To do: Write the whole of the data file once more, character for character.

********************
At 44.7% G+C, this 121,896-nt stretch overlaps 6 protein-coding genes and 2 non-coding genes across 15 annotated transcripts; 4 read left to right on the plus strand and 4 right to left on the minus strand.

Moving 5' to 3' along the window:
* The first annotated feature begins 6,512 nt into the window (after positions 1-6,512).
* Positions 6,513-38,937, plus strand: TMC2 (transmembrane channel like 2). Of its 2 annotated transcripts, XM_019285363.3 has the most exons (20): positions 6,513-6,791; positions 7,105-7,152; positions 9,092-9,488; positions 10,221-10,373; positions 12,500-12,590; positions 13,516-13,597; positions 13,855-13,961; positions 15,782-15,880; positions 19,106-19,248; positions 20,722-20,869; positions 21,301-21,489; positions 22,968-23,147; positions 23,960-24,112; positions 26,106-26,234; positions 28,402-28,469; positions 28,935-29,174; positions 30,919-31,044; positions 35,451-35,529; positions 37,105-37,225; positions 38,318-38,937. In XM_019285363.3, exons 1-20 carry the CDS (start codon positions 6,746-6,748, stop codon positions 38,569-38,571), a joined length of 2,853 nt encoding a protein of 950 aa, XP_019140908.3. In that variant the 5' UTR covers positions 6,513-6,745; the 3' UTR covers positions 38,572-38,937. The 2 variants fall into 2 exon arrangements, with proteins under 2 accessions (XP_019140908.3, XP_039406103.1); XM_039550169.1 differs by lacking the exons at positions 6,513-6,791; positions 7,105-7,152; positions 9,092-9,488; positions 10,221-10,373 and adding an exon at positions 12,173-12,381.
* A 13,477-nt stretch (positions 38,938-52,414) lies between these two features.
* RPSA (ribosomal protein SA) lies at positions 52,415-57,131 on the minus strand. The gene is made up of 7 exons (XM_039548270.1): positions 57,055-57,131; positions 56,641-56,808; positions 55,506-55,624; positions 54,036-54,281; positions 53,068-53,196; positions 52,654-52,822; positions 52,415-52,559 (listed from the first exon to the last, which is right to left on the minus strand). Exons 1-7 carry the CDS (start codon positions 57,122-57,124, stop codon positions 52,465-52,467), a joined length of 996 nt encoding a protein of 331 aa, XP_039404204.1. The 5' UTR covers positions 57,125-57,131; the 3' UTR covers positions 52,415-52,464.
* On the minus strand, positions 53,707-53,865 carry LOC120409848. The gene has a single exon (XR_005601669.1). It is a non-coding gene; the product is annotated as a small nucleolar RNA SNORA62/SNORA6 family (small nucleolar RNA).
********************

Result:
At 44.7% G+C, this 121,896-nt stretch overlaps 6 protein-coding genes and 2 non-coding genes across 15 annotated transcripts; 4 read left to right on the plus strand and 4 right to left on the minus strand.

Moving 5' to 3' along the window:
* The first annotated feature begins 6,512 nt into the window (after positions 1-6,512).
* Positions 6,513-38,937, plus strand: TMC2 (transmembrane channel like 2). Of its 2 annotated transcripts, XM_019285363.3 has the most exons (20): positions 6,513-6,791; positions 7,105-7,152; positions 9,092-9,488; positions 10,221-10,373; positions 12,500-12,590; positions 13,516-13,597; positions 13,855-13,961; positions 15,782-15,880; positions 19,106-19,248; positions 20,722-20,869; positions 21,301-21,489; positions 22,968-23,147; positions 23,960-24,112; positions 26,106-26,234; positions 28,402-28,469; positions 28,935-29,174; positions 30,919-31,044; positions 35,451-35,529; positions 37,105-37,225; positions 38,318-38,937. In XM_019285363.3, exons 1-20 carry the CDS (start codon positions 6,746-6,748, stop codon positions 38,569-38,571), a joined length of 2,853 nt encoding a protein of 950 aa, XP_019140908.3. In that variant the 5' UTR covers positions 6,513-6,745; the 3' UTR covers positions 38,572-38,937. The 2 variants fall into 2 exon arrangements, with proteins under 2 accessions (XP_019140908.3, XP_039406103.1); XM_039550169.1 differs by lacking the exons at positions 6,513-6,791; positions 7,105-7,152; positions 9,092-9,488; positions 10,221-10,373 and adding an exon at positions 12,173-12,381.
* A 13,477-nt stretch (positions 38,938-52,414) lies between these two features.
* RPSA (ribosomal protein SA) lies at positions 52,415-57,131 on the minus strand. The gene is made up of 7 exons (XM_039548270.1): positions 57,055-57,131; positions 56,641-56,808; positions 55,506-55,624; positions 54,036-54,281; positions 53,068-53,196; positions 52,654-52,822; positions 52,415-52,559 (listed from the first exon to the last, which is right to left on the minus strand). Exons 1-7 carry the CDS (start codon positions 57,122-57,124, stop codon positions 52,465-52,467), a joined length of 996 nt encoding a protein of 331 aa, XP_039404204.1. The 5' UTR covers positions 57,125-57,131; the 3' UTR covers positions 52,415-52,464.
* On the minus strand, positions 53,707-53,865 carry LOC120409848. The gene has a single exon (XR_005601669.1). It is a non-coding gene; the product is annotated as a small nucleolar RNA SNORA62/SNORA6 family (small nucleolar RNA).